Multitudinous Credit Ratings

If you don't take good care of your credit, then your credit won't take good care of you.
- Tyler Gregory

A Multitude of Currencies

There are already a multitude of early mover cryptocurrencies, and exchanges doing cross chain value swaps by a wide variety of methods. Broad rollout of proof-of-stake
*As compared to proof of work currencies, proof of stake has much lower operating costs, and less of a critical mass requirement to protect against "51%" attacks.
currencies should only accelerate the proliferation of choice. Why shouldn't everyone and their
be able to launch their own currency? No good reasons I can think of, but a currency will only have such value as the issuers of it impart to it. If your
isn't ensuring that holders of his/her currency are receiving value when they exchange it, then it won't have any value on the open market.

Automated Currency Ratings

Every currency has a
*hopefully unique. The odds of collision should be vanishingly rare.
unique identity. Transactions are open for all to see, and analyze. Much like credit bureaus give a credit score to individuals, and ratings agencies score corporate bond quality, automated analysis algorithms can rate the myriad of available currencies both relative to one another and in absolute terms of:
  • Value
    *What is this currency's likely exchange rate now, and in the foreseeable future, relative to other currencies of interest.
  • Time required to realize value
    *Both speed of transaction processing, and time required to find willing trading partners.
  • Value volatility
    *What is the likely range of variation of value over time, from spans of a few seconds to days or even years.
  • Value capacity
    *Currencies issued by small entities will be, by their nature, thinly traded. Trading 100 coins might yield a good value equivalent to a nice pair of shoes, but attempting to sell 1000 coins in the same currency might depress the value dramatically such that 1000 coins might only yield two pair of shoes.
based on their publicly available trading history data. While traders might rely on a collection of
*Hopefully independent, and diverse
credit ratings to establish relative value between two currencies, the actual transactions will execute based on BID/ASK advertisements
*Note that, in a world of multitudinous active cryptocurrencies, Alice may be holding 100 ACOIN, and desire to acquire 1 DCOIN, while Bob is advertising 1 DCOIN in exchange for 3 TCOINs. Alice's trading software can search for available trades, and make new offers to attempt to find the optimal exchange of ACOIN to obtain her desired 1 DCOIN. While there is a infinitesimal cost to the research, and some traders may charge fees for access to their markets, free and low cost markets will tend to do more volume, ultimately leading to higher profits.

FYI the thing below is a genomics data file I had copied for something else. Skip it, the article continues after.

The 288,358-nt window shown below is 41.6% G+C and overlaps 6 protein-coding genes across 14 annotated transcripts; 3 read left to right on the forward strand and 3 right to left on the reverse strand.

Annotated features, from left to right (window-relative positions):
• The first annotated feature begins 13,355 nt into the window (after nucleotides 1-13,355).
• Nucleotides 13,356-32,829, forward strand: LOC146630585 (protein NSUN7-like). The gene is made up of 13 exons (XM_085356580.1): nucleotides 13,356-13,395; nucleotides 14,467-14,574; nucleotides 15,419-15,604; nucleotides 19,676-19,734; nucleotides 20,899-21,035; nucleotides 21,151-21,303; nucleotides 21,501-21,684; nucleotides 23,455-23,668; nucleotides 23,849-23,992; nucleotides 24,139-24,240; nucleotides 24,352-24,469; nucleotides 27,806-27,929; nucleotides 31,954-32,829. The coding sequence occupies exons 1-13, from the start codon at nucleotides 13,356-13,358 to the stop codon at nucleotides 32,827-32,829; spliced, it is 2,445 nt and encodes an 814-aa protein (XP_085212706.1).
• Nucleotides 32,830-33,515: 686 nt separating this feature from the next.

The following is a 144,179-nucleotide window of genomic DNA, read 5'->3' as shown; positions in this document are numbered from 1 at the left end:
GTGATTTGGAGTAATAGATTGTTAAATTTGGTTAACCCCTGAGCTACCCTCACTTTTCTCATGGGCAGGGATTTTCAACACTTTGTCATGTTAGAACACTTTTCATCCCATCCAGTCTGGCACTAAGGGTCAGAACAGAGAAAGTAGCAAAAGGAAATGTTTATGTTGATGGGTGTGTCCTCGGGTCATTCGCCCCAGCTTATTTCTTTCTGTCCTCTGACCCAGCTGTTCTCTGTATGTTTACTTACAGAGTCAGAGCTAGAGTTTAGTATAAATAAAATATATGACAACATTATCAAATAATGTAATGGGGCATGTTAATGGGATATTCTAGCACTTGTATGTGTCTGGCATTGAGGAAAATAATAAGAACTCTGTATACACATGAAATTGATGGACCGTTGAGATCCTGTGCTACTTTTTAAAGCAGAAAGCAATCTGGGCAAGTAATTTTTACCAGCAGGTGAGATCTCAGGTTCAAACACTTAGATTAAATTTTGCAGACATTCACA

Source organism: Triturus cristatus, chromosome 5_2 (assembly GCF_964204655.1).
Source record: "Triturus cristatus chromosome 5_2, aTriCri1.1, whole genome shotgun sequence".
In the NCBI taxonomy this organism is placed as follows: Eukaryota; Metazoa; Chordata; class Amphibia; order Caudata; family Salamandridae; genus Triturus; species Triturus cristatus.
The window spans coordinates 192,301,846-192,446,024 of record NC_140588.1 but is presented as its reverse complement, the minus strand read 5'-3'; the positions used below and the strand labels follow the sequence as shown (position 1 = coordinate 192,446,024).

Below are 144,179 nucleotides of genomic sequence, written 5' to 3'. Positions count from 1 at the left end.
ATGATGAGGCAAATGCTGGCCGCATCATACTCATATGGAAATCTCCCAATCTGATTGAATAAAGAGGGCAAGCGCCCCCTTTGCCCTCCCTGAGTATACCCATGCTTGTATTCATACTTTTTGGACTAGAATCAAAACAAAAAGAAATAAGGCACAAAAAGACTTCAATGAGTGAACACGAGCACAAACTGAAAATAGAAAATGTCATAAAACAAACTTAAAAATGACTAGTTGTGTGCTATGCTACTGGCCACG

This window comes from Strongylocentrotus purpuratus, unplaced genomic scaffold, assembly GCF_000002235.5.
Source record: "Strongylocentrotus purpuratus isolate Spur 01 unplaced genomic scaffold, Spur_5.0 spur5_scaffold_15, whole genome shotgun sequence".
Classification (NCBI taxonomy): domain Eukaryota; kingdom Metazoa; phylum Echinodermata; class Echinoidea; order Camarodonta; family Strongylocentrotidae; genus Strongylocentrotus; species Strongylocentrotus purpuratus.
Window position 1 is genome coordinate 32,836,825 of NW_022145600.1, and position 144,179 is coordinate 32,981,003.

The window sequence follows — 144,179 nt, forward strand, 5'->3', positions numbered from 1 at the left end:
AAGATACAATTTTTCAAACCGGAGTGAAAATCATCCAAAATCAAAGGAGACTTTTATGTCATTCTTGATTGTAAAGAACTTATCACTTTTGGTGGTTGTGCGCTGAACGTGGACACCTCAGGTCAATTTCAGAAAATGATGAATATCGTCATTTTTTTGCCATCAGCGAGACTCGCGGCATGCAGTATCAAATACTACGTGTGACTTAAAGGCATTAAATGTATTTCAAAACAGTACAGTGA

, with buyers meeting the requirements of an ASK, or sellers accepting the terms of a BID. The credit ratings can advise how attractive a deal appears, but the ultimate decision to execute the exchange lies with the offering advertiser and the party accepting that offer.

Stability Over Innovation

Cryptocurrencies are still exploring the interplay of their social / technical possibilities. Smart contracts, automated exchanges, etc. are learning lessons around what works and what doesn't on the open market. Individuals and small businesses fielding their own currencies would be well served to step back from the bleeding edge of innovation and focus on delivering actual
*and automatically verifiable
value in exchange for a simpler, recognized stable currency protocol, algorithms and software. Credit scoring algorithms will have more confidence in recognized
*and simple
protocols, and confidence means higher ratings.

Floating, or Pegged?

While currencies with floating value are more exciting, and scary, to investors than currencies which are pegged to another more stable currency, pegged currencies are certainly easier to judge in terms of value and stability. Through management of the float and reserve holdings anyone can 100% reliably manage a cryptocurrency exactly as if it were a debit card. Currencies with a large value float may
encounter regulatory requirements for periodic independent accounting of the quantity and liquidity of their reserves. The advent of personally managed, pegged, independently audited and credit checked cryptocurrencies may grow to become a powerful alternative to today's debit cards